Solid microneedle technology. 3M’s solid microneedle technology is based on tiny needles mounted on a wearable patch, which has been designed to deliver proteins, vaccines, or other solid formulations up to 300 mcg (2). “With solid coated microneedles, there are several formulation considerations that need to be taken into account, for example, the balance between chemical stability, the ability to coat onto solid microneedles, and the ability of the formulation to release into the skin,” Tomai highlights. “Chemical stability considerations are similar to those of other dosage forms. The ability to coat a formulation onto solid microneedles is drug dependent and relies on solubility, target dose, and viscosity. For the ability of a formulation to release into the skin, it needs to be released from the microneedle surface through its inherent solubility in the dermal interstitial fluid.” Tomai adds that for every drug molecule, there may be more than one acceptable formulation composition, therefore it is a matter of testing several formulations for manufacturability and the eventual outcome for effective treatment.
Analytical testing of transdermal drug-delivery systems. Analytical testing for transdermal products is phase-appropriate, notes Dick. Fewer tests are carried out during early feasibility investigations and the limits are wider. “However, as more methods are added, the specifications on the results are narrowed,” she continues.
“The analytical testing of drug product delivered with microneedles is similar in scope to other dosage forms,” Tomai adds. “Regulatory guidance such as the International Council for Harmonization (ICH) Q1, Q3, Q6, and Q8 are consulted in addition to the United States Pharmacopeia (USP). Tests often include the following: drug content, content uniformity, impurities, microbials, and sterility.”
For microneedle products, some device-specific requirements and testing may also be required, according to Dick. “Materials of construction are often USP Class VI and evaluated according to ISO 10993 (3),” she says. “Human factors design and testing are completed at both formative and summative stages. Device performance testing, packaging systems, and sterility controls are also considered as needed for drug products.”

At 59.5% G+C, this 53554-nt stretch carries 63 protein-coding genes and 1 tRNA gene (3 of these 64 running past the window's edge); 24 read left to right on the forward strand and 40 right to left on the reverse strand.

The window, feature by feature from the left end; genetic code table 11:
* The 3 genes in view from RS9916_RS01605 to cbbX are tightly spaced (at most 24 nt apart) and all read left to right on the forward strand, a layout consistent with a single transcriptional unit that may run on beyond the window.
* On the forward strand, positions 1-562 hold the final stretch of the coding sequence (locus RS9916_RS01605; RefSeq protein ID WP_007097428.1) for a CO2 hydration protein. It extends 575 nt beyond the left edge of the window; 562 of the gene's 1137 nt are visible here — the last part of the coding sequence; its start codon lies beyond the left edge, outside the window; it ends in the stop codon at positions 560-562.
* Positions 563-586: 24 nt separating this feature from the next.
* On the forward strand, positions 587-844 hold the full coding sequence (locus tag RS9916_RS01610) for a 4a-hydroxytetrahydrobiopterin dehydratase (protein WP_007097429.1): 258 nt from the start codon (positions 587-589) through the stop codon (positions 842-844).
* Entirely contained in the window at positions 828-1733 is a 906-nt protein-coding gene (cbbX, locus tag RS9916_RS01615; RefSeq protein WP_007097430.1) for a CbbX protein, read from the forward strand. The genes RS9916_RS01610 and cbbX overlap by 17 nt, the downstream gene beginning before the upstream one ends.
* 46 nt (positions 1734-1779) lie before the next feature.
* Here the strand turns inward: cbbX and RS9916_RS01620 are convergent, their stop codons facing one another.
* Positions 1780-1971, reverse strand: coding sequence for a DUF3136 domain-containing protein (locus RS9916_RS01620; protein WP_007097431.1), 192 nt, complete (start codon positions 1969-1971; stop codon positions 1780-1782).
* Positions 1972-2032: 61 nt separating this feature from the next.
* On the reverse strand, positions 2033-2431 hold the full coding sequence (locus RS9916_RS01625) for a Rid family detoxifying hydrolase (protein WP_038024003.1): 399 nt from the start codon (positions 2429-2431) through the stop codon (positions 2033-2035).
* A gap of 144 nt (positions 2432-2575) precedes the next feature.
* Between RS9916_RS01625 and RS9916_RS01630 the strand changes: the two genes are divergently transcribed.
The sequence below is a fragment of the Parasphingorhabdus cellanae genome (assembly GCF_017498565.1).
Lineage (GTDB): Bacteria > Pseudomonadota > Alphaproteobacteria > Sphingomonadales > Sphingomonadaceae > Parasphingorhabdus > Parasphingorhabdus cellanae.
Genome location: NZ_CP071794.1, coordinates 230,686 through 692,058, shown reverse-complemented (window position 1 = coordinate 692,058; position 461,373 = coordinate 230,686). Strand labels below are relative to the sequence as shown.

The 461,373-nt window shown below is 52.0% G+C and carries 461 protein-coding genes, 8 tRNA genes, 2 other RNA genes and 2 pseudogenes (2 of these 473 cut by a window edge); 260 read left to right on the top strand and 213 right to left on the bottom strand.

Another alternative for delivering biologics is the inhaled or nasal route, which has the potential to provide good bioavailability and direct delivery of the drug to the respiratory system (4). “There are two principle drivers towards inhaled or nasal delivery for biologics: firstly, the potential for topical delivery, and secondly, as an alternative systemic delivery route,” explains Mark Parry, technical director, Intertek Melbourn. “Topical delivery allows targeting of the product to the location of action with a potentially lower dose than would be needed for systemic intravenous dosing (e.g., treatment of a lung infection or delivery of a gene therapy to the lungs of a cystic fibrosis sufferer). As an alternative systemic dosing route, inhaled and nasal delivery presents a more patient-friendly alternative to parenteral delivery, as well as potential advantages in pharmacokinetics profiles compared to other options such as subcutaneous injection.”
Device selection. Devices used for delivering biologics by the inhaled or nasal route range from nasal sprays or nasal dry powders, to dry powder inhalers (DPI), pressurized metered-dose inhalers (pMDI), nebulizers, and soft mist devices. “Device selection needs to consider a number of factors that relate to both the properties of the compound being developed as well as the intended usage model of the product,” highlights Ashleigh Wake, director of Biological Services, Intertek Manchester. She adds that there are also related commercial considerations to be factored in.